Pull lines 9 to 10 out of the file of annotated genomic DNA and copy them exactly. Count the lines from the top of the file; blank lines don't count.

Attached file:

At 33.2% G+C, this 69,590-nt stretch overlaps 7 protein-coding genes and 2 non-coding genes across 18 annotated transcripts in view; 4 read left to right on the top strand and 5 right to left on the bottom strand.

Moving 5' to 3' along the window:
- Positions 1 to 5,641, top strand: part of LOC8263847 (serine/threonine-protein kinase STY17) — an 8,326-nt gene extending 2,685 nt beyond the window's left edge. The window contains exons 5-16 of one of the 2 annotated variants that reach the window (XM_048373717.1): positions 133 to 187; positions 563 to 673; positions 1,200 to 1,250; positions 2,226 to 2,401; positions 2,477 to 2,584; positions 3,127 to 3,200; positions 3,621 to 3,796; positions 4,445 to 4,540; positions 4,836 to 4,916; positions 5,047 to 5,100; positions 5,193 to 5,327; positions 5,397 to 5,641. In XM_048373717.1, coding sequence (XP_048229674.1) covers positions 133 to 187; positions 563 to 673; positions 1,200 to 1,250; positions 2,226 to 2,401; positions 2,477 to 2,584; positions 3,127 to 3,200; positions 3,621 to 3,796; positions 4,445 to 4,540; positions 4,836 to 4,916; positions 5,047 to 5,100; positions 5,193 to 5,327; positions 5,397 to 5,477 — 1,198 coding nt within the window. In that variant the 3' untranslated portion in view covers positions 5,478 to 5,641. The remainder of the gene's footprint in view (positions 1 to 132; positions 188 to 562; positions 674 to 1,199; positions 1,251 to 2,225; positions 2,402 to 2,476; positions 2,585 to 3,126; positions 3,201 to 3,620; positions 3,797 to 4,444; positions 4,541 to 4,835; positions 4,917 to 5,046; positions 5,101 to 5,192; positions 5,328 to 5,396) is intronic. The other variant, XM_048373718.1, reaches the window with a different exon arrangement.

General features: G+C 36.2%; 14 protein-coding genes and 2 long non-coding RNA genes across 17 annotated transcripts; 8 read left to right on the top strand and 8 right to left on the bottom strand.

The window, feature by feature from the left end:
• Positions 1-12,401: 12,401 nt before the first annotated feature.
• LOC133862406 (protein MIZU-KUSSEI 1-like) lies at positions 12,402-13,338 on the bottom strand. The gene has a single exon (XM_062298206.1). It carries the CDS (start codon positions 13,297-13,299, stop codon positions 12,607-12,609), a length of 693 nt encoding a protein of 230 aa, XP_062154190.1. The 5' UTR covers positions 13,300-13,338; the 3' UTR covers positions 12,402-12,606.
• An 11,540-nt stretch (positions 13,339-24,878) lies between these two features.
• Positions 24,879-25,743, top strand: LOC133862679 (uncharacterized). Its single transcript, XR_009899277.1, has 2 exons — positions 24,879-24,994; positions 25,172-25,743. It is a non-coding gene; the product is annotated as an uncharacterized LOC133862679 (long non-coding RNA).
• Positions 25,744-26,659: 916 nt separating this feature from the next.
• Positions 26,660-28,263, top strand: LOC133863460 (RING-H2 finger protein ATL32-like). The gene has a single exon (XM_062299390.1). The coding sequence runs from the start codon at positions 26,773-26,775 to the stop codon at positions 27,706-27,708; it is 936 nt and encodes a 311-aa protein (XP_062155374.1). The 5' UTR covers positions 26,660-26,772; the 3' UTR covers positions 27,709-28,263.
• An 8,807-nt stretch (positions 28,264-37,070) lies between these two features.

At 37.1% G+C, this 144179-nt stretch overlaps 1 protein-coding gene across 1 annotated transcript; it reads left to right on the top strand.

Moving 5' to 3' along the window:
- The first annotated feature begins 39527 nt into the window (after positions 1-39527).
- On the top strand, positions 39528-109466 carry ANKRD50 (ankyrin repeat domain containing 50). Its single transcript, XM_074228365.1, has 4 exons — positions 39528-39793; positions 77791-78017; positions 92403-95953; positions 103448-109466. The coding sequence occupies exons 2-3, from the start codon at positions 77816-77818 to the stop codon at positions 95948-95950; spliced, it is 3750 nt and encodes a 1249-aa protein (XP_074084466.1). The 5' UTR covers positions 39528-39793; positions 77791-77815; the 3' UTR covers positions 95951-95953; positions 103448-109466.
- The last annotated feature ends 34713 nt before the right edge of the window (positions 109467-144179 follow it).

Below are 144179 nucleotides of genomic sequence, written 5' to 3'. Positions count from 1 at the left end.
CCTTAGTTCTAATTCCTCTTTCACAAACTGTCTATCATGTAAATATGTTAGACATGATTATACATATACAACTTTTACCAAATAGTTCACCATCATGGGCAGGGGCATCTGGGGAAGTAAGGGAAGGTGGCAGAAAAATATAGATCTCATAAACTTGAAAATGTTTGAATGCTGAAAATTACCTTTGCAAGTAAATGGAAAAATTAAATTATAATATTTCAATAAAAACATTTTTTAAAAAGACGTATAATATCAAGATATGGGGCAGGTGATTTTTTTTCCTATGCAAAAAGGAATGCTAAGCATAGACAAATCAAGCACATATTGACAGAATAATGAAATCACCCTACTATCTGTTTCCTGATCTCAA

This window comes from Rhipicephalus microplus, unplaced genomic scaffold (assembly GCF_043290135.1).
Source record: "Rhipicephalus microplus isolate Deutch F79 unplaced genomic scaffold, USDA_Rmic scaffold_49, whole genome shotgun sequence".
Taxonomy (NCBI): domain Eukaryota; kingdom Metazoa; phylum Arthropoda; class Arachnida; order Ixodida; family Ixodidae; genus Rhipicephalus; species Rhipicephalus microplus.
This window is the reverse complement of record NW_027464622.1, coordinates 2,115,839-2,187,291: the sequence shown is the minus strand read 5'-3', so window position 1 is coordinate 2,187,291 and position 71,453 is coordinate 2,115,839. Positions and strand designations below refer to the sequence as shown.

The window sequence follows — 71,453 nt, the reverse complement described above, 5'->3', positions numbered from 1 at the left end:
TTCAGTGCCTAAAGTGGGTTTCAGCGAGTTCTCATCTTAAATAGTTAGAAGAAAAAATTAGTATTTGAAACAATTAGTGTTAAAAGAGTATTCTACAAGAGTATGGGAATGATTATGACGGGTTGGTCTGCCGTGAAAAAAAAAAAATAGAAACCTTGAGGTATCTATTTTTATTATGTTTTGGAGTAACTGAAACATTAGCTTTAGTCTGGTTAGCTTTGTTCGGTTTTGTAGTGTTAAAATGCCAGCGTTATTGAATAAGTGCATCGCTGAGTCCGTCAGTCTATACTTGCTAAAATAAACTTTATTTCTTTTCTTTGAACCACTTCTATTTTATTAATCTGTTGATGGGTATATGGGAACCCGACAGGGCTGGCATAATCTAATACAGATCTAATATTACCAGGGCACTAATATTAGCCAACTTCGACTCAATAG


• Positions 24,879-25,743, top strand: LOC133862679 (uncharacterized). Its single transcript, XR_009899277.1, has 2 exons — positions 24,879-24,994; positions 25,172-25,743. It is a non-coding gene; the product is annotated as an uncharacterized LOC133862679 (long non-coding RNA).
• Positions 25,744-26,659: 916 nt separating this feature from the next.